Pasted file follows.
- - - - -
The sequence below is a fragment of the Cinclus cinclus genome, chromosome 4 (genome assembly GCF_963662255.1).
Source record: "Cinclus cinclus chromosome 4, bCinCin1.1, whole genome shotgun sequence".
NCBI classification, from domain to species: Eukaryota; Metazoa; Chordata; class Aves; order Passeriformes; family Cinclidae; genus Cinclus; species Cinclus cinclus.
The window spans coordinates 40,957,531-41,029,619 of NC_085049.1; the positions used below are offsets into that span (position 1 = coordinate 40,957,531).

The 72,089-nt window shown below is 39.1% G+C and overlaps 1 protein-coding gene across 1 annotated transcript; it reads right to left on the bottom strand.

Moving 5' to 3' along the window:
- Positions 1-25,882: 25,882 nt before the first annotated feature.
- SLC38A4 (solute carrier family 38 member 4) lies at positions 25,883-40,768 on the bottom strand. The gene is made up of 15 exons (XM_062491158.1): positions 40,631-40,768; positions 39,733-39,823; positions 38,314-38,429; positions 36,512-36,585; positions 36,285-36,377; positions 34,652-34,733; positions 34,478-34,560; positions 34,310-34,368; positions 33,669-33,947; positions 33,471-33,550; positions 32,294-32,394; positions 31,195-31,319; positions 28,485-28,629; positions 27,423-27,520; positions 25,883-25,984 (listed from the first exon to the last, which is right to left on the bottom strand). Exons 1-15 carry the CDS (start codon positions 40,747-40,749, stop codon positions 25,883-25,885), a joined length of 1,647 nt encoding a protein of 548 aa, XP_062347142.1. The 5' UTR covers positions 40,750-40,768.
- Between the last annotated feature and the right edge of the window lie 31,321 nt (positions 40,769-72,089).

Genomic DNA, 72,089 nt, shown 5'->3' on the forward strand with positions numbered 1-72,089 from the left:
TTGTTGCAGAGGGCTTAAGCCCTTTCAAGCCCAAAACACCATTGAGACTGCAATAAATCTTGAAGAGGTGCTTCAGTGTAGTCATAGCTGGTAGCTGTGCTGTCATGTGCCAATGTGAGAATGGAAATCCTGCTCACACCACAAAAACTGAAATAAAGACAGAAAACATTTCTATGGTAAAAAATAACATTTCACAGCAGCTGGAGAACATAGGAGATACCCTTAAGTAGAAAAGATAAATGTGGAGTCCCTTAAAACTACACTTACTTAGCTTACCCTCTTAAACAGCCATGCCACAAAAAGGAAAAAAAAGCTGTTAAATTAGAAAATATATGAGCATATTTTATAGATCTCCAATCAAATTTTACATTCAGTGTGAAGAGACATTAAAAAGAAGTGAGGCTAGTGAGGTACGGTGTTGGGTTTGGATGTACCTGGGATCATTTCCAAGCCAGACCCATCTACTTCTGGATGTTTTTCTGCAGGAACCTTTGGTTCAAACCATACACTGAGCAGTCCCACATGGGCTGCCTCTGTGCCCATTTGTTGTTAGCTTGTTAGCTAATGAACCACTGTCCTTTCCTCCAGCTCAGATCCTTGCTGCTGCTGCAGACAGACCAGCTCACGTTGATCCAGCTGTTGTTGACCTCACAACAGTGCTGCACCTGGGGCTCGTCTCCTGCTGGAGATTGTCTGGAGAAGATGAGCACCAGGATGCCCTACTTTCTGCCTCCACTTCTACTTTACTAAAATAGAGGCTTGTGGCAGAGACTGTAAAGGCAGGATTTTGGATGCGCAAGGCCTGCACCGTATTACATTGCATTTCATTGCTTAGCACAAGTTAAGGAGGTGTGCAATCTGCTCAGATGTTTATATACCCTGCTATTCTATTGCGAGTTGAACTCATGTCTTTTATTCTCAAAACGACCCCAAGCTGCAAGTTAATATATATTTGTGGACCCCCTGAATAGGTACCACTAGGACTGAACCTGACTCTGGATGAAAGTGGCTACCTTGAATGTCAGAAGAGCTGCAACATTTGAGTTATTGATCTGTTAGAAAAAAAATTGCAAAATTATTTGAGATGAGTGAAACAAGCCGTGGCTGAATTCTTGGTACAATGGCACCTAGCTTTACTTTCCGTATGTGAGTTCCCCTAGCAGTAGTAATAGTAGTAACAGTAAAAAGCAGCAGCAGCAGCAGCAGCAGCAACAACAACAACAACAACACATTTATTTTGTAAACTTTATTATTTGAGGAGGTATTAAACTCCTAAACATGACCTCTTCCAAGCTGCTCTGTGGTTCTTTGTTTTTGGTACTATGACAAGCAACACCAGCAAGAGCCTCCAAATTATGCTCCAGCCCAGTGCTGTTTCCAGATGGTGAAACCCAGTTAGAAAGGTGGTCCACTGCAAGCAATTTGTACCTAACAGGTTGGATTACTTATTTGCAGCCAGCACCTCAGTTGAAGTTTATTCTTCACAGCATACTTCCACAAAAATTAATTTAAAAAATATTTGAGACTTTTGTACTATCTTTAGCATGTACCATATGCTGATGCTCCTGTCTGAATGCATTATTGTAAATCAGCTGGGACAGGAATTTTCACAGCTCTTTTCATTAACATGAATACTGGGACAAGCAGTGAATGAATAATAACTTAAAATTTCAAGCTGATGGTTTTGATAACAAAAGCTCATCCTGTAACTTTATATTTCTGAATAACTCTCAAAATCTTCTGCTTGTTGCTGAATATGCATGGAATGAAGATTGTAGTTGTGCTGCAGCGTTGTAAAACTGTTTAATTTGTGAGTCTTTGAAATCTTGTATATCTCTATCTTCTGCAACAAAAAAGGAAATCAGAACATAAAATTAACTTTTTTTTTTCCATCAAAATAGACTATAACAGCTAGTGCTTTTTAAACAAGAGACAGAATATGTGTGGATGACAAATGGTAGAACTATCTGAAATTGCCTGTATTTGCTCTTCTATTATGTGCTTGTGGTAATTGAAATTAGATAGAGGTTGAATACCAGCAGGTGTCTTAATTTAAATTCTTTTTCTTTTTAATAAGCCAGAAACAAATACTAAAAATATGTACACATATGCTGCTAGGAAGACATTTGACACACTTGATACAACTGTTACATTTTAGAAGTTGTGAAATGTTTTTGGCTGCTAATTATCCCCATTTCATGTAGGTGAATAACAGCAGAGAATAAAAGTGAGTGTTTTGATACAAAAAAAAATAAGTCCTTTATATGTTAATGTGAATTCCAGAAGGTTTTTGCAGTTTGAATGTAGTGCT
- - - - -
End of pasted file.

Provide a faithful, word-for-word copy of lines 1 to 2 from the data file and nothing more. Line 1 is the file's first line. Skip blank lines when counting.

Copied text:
The sequence below is a fragment of the Cinclus cinclus genome, chromosome 4 (genome assembly GCF_963662255.1).
Source record: "Cinclus cinclus chromosome 4, bCinCin1.1, whole genome shotgun sequence".